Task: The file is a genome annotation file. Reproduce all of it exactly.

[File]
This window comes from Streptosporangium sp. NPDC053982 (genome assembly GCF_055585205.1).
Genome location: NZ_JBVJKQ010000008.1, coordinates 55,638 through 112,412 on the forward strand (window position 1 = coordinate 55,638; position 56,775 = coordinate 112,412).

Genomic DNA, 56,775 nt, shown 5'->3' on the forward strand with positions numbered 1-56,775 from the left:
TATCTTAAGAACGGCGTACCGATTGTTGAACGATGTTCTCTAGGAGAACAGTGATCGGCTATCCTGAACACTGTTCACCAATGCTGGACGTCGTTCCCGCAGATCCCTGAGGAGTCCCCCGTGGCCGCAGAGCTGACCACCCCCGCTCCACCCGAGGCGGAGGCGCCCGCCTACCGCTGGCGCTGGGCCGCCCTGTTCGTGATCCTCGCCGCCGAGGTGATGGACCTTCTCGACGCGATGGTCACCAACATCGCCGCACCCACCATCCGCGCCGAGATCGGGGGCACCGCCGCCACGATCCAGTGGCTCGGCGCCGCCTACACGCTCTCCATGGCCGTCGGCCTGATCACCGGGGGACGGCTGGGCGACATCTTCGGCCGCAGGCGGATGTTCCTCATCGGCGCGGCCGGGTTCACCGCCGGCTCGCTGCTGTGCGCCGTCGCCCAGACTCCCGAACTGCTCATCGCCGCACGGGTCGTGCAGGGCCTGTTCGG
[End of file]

This window comes from Streptosporangium sp. NPDC053982 (genome assembly GCF_055585205.1).
Genome location: NZ_JBVJKQ010000008.1, coordinates 55,638 through 112,412 on the forward strand (window position 1 = coordinate 55,638; position 56,775 = coordinate 112,412).

Genomic DNA, 56,775 nt, shown 5'->3' on the forward strand with positions numbered 1-56,775 from the left:
TATCTTAAGAACGGCGTACCGATTGTTGAACGATGTTCTCTAGGAGAACAGTGATCGGCTATCCTGAACACTGTTCACCAATGCTGGACGTCGTTCCCGCAGATCCCTGAGGAGTCCCCCGTGGCCGCAGAGCTGACCACCCCCGCTCCACCCGAGGCGGAGGCGCCCGCCTACCGCTGGCGCTGGGCCGCCCTGTTCGTGATCCTCGCCGCCGAGGTGATGGACCTTCTCGACGCGATGGTCACCAACATCGCCGCACCCACCATCCGCGCCGAGATCGGGGGCACCGCCGCCACGATCCAGTGGCTCGGCGCCGCCTACACGCTCTCCATGGCCGTCGGCCTGATCACCGGGGGACGGCTGGGCGACATCTTCGGCCGCAGGCGGATGTTCCTCATCGGCGCGGCCGGGTTCACCGCCGGCTCGCTGCTGTGCGCCGTCGCCCAGACTCCCGAACTGCTCATCGCCGCACGGGTCGTGCAGGGCCTGTTCGG